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The Phoenix Lander arrives near the north pole of Mars


Barcelona, 14th March 2008

On 25th May 2008, at 23:36 TU it is planned that the Phoenix Lander, the main piece of the first mission of the NASA's Scout program, land on the Mars surface, in order to find important data for the study of the history of water on the red planet and to determine its potential habitability. Simulació per ordinador de l'aspecte de la sonda d'aterratge Phoenix sobre la superfície de Mart. Destaca especialment el braç robòtic de què disposa per obtenir mostres del subsòl del planeta vermell.
The Phoenix Lander on the arctic plains of Mart
Credits: NASA i University of Arizona

The Phoenix mission, launched on 4th August 2007, has been designed to study the Martian soil and subsoil, and has the aim to obtain data about the weather and the geology of Mars that make us able to answer some questions, as the following: "can life exist in the Martian iced subsoil at the poles?", "when did the liquid water disappear from the surface of Mars?", "how does the processes between the iced and gaseous water that take place at the Martian poles affect the weather of Mars?". Moreover, the paper of the Phoenix mission could be essential for the preparation of future manned missions to Mars, because of the data it could obtain about where the water is and its chemical composition.

These important aims are not new for the NASA, who had already tried to achieve them twice: with the failed Mars Polar Lander, which did not return data from its landing site near the Martian south pole, and with the Mars Surveyor 2001 Lander, which wasn't sent finally, in spite of having been developed nearly until the end. In fact, the Phoenix mission was named this way, recalling the mythological bird, because it "rises from the ashes" of these two endeavors, from which has inherited some instruments.

This time the mission has the best features from its predecessors and mixes them with the most advanced technology of the moment, and everything for a relatively small amount of money, as the Scout program intend: to provide competitive missions, at low cost, to supplement the main track of missions belonging to the NASA's Mars Exploration Program.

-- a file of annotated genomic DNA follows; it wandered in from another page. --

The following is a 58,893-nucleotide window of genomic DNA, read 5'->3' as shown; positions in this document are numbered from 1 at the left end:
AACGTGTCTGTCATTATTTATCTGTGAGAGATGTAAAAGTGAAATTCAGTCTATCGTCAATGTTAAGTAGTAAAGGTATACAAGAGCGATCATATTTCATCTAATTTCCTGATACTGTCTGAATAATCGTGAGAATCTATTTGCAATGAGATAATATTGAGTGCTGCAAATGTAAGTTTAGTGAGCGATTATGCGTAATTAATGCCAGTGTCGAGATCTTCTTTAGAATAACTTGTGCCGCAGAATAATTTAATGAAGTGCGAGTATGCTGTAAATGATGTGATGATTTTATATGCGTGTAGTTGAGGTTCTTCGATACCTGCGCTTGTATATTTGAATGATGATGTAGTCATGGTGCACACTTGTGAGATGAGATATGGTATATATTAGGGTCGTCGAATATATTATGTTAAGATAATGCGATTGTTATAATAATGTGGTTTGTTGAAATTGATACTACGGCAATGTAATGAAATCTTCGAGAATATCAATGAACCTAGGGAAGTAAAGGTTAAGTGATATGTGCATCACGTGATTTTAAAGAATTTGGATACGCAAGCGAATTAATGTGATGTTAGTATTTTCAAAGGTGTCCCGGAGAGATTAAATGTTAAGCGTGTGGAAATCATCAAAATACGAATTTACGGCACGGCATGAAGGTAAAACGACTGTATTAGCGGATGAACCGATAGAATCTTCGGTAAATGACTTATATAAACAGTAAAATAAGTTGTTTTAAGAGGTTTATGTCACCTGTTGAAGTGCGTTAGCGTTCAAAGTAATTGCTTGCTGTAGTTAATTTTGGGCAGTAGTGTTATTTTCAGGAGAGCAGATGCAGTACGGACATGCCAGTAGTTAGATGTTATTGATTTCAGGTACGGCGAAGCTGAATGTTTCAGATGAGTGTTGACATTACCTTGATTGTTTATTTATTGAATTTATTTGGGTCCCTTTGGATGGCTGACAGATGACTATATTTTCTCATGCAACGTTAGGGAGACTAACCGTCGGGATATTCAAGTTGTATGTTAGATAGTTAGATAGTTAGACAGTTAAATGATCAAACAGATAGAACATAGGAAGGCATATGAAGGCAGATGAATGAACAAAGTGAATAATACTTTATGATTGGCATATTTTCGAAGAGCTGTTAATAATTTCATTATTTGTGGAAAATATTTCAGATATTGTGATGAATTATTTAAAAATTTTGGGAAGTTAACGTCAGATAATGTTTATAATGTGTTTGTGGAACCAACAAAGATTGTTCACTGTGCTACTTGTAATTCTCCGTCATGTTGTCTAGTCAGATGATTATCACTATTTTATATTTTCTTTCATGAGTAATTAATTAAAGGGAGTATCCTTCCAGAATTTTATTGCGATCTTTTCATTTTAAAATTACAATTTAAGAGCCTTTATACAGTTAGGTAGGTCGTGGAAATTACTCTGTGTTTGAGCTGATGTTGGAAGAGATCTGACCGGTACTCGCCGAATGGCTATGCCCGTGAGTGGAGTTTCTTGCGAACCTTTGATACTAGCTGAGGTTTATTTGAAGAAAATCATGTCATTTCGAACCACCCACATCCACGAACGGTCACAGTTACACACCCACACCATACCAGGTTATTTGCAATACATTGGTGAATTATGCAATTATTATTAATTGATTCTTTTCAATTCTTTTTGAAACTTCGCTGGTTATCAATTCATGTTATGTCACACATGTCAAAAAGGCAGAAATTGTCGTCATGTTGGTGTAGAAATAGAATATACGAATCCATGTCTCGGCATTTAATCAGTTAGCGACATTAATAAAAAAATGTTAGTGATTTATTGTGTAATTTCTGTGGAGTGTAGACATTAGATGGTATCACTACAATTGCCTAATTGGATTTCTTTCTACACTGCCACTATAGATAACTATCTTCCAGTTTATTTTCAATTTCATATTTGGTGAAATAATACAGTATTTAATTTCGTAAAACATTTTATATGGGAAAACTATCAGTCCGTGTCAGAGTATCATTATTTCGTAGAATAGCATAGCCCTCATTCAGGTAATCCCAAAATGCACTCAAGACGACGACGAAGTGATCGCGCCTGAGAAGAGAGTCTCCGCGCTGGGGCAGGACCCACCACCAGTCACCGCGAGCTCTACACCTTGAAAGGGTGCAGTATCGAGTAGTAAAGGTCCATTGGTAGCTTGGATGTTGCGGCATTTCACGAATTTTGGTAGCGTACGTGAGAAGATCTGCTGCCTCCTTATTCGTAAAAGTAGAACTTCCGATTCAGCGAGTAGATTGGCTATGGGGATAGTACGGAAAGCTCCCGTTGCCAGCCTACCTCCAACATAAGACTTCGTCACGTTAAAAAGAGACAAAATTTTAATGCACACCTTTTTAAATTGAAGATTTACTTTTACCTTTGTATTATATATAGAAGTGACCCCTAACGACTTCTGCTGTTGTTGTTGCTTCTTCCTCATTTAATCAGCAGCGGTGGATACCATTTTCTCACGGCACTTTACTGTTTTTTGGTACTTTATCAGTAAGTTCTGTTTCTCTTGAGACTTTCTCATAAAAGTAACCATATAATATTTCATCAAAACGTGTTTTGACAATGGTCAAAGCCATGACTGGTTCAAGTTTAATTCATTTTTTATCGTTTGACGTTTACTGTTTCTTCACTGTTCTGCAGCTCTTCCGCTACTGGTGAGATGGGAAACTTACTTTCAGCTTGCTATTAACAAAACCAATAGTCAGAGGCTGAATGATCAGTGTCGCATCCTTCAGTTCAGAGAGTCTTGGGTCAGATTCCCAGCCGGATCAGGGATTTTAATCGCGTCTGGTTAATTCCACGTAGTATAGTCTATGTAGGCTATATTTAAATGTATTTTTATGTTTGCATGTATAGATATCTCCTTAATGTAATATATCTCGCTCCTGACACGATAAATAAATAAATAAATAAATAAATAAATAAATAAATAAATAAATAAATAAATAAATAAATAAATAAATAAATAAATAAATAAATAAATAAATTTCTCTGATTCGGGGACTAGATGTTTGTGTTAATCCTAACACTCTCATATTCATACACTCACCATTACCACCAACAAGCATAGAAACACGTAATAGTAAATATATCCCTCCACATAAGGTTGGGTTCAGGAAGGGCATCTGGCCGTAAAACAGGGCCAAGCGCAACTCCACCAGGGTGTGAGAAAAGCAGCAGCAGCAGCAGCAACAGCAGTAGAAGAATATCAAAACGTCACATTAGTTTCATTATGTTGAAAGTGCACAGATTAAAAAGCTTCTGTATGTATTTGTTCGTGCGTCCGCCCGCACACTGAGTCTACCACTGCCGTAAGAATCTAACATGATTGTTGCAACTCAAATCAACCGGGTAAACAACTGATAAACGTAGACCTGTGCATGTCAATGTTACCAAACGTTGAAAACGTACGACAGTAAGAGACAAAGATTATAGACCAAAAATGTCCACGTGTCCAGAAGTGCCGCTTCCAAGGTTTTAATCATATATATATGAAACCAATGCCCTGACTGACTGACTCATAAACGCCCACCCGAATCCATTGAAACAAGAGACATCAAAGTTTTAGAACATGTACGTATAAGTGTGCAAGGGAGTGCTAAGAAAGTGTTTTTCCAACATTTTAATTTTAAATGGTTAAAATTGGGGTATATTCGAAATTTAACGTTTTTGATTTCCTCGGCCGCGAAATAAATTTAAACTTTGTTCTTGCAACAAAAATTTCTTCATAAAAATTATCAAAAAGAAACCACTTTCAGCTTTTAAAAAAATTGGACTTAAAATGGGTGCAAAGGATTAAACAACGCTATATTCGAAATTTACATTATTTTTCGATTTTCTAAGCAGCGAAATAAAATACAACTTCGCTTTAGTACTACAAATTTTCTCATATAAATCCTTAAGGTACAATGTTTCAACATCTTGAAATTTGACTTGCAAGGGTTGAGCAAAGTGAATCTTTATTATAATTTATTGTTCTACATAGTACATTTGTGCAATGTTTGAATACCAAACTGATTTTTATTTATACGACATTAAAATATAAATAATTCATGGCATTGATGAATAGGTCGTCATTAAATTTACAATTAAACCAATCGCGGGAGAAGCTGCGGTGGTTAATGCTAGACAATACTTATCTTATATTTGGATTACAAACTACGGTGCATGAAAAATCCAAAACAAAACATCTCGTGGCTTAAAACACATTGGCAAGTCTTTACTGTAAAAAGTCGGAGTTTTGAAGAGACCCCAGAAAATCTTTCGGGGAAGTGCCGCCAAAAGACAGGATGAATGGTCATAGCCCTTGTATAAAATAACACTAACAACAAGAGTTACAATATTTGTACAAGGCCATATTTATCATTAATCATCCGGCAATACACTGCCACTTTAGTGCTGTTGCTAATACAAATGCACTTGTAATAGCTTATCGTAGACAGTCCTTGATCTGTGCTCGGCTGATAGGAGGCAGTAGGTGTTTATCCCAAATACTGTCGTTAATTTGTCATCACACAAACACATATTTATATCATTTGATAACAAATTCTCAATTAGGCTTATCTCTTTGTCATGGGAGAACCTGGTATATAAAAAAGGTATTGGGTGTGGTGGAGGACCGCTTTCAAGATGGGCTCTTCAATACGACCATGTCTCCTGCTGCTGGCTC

Fotografia de la sonda Phoenix, en el laboratori, amb els panells solars estesos, envoltada per alguns dels treballadors del projecte. S'aprecia perfectament la mida de la sonda espacial: més o menys com una furgoneta de transport mitjana.
The Phoenix Lander with fully deployed solar panels.
Credits: NASA and University of Arizona.

As can be observed in the previous image, the Phoenix Lander is not a "rover", as other of the last missions to Mars: it has a limited ability to move once has landed. It is why the scientists and engineers responsible of the mission know exactly where they want to go: to 68º North, 233º East on Mars, where they have firm proves, obtained by previous missions, that in the subsoil, just some inches under the surface, there is iced water. So, to reach the water, the lander has a robotic arm, as the Mars Polar Lander, able to dig through the hard surface of Mars to the interesting layers.

Recreació de l'aspecte de la sonda Phoenix sobre el vermellós terreny de Mart, amb el seu braç robòtic estès retallant-se sobre l'horitzó en el moment de l'ocàs.
Rendition of the Phoenix Lander working on the surface of Mars
Credits: NASA and University of Arizona.

In order to analyze the obtained samples, the Phoenix Lander has a great amount of different instruments: miniature ovens, a mass spectrometer, a lab-in-a-box for the chemical tasks, a meteorological station and various image systems, from which the atomic force microscope is the most important. These instruments have been built with the collaboration of universities from the United States, Canada, Germany and Switzerland, as well as private companies, and are face to face with the challenge of resist for three months the enormous thermal amplitudes of this area of the surface of Mars, equivalent to the north of Alaska in our own planet: from -133 to +22 ºC.

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